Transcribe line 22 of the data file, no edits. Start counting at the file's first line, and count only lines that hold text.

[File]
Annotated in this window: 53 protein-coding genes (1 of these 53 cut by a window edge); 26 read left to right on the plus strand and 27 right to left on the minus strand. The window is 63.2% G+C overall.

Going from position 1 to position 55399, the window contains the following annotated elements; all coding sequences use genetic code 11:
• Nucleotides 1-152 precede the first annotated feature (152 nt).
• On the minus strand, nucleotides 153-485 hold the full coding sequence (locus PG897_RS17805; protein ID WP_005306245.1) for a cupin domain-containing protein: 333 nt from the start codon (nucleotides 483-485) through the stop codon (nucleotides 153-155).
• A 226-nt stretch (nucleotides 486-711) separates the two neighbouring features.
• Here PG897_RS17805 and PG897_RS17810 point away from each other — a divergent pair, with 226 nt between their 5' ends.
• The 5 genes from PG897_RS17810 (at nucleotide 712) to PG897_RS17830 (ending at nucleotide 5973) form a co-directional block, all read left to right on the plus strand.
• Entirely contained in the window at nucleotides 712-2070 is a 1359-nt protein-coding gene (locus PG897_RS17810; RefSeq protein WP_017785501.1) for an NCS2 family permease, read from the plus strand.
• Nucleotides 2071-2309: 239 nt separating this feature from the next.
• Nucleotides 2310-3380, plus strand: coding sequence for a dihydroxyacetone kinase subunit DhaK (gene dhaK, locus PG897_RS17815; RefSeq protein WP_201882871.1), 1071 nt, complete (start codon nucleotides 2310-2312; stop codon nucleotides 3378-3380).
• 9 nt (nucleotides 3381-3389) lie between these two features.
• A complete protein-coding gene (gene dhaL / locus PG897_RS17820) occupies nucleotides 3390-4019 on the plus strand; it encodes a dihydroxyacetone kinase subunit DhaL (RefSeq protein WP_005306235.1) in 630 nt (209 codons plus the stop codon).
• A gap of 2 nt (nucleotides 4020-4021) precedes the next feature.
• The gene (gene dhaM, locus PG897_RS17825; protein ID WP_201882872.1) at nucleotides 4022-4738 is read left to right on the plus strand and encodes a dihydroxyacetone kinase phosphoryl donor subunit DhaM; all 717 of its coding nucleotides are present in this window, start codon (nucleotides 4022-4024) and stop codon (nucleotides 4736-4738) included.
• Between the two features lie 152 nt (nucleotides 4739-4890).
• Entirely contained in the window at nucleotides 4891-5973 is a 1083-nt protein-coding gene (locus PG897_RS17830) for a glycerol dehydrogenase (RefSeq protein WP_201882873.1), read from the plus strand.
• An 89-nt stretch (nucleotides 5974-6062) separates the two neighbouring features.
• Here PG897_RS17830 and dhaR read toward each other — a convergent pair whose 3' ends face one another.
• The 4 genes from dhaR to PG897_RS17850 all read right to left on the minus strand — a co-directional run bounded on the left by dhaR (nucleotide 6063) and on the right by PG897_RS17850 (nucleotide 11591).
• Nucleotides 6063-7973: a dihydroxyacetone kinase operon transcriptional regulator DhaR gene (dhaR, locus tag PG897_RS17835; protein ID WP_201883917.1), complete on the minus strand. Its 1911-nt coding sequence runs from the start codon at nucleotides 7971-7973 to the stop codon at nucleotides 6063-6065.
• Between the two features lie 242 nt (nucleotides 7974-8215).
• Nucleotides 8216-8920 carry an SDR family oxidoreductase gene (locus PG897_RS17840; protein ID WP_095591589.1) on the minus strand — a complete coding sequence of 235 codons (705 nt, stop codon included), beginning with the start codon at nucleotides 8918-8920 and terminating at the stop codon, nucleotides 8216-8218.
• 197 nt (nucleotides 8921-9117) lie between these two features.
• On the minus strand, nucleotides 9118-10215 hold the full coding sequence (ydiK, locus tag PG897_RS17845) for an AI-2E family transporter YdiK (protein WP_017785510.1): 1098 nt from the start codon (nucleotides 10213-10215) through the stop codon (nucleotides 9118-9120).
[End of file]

• Nucleotides 8216-8920 carry an SDR family oxidoreductase gene (locus PG897_RS17840; protein ID WP_095591589.1) on the minus strand — a complete coding sequence of 235 codons (705 nt, stop codon included), beginning with the start codon at nucleotides 8918-8920 and terminating at the stop codon, nucleotides 8216-8218.